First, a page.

Spotify reportedly has plans to go public before the end of the year, but not in the usual manner Wall Street would expect.
And in a twist, the music streaming service may not go down the traditional IPO route, the Wall Street Journal reported.
Instead, Spotify is considering a direct listing without raising any new capital.
This would mean that Spotify may not have to deal with the drama of a traditional IPO day, and it could save of fees it would otherwise have to pay to underwriters. Spotify could then always go back to the markets at a later point to issue new shares if and when it needed to raise new capital.
Spotify has been on a path to a public offering ever since it borrowed $1 billion in convertible debt a year ago. The terms of that loan reportedly stipulate that the interest rate raises by 1 percent every six months until the company goes public, making a delayed public offering a lot more expensive. Spotify might have to renegotiate the terms of the debt offering to make a direct listing work, the Journal reported Thursday.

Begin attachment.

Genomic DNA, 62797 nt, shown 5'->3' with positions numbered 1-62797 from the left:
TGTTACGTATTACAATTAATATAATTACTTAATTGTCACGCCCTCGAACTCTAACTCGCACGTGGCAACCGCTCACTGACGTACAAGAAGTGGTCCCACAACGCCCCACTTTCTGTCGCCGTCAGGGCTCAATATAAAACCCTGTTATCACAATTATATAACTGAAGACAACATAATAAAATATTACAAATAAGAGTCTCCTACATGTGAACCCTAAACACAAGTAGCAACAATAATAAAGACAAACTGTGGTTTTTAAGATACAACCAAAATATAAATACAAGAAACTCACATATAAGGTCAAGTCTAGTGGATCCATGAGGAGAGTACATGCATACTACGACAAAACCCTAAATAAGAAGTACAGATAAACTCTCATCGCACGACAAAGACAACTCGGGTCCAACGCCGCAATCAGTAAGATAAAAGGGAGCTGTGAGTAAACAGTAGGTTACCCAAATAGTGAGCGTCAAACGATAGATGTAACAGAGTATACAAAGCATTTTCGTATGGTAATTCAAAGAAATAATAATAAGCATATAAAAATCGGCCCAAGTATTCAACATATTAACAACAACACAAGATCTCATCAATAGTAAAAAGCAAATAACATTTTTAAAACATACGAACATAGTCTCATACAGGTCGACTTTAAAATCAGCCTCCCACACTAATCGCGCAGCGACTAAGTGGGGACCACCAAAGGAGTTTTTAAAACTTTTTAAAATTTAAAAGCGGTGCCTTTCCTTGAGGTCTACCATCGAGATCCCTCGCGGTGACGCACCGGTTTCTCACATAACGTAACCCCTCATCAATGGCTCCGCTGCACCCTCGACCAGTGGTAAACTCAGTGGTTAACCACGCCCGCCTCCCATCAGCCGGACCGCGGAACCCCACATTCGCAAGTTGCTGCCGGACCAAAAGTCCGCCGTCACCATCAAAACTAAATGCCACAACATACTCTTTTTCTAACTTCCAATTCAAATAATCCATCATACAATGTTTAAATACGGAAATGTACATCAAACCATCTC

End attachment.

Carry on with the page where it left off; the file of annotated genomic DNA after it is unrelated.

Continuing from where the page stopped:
Going public isn't without risk for Spotify. The company is the industry leader in the streaming music space with more than 50 million paying subscribers. However, that leadership position comes at a huge cost, with Spotify forking over most of its revenue to music rights holders, with an uncertain path to profitability.
Adding to this uncertainty was the fact that Spotify had been operating without long-term licensing agreements with the three major labels for over a year. Earlier this week, the company announced a new deal with the Universal Music Group, paving the way for similar agreements with Sony Music and the Warner Music Group.